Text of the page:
Introduced mammals are the biggest threat to this species, causing damage to its sheltered habitats and increasing predation. Goats and rabbits brought to the island the Juan Fernández archipelago, graze and trample vegetation, creating large areas that are dangerously exposed for the birds (5). Introduced rats, mice and feral cats all probably prey on this species, posing a threat to the eggs, chicks and adults (2). The only native predator of the Masafuera rayadito on Alejandro Selkirk, the red-backed (or Masafuera) hawk (Buteo polyosoma), has increased in numbers since hunting it became illegal and following an increase of introduced mice and rats on which it can feed (6).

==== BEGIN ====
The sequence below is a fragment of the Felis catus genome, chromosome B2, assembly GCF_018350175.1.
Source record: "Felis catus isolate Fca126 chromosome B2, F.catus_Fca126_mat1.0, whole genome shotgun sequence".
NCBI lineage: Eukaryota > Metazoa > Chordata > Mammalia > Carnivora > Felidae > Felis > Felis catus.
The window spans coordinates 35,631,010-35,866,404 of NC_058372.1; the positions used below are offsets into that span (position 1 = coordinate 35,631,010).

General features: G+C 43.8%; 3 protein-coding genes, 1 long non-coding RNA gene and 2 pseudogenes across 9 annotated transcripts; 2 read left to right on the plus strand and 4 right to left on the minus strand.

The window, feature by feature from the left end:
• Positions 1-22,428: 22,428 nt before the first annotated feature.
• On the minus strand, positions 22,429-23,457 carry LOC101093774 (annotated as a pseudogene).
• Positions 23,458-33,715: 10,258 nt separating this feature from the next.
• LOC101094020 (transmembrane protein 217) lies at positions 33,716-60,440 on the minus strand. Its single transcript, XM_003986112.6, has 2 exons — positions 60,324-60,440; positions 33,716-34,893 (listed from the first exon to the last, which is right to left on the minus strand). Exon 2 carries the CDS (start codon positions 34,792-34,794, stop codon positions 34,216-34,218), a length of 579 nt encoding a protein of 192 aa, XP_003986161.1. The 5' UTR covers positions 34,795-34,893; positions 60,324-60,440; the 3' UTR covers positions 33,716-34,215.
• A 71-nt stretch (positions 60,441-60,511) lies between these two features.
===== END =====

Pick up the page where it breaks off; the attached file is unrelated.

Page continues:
Populations of the Masafuera rayadito are thought to be declining, with the most recent surveys showing just 248 individuals within one third to one quarter of the available suitable habitat (6). Not only are they classified as Critically Endangered on the IUCN Red List, but they are in category two, ‘in danger’, of the Red List of the Terrestrial Vertebrates of Chile; category one is ‘extinct’ (5). In the early 20thcentury the endemic hummingbird that used to share the island with the Masafuera rayadito became the victim of the same threats and is now extinct (3), stressing the seriousness of the situation that the Masafuera rayadito is now in.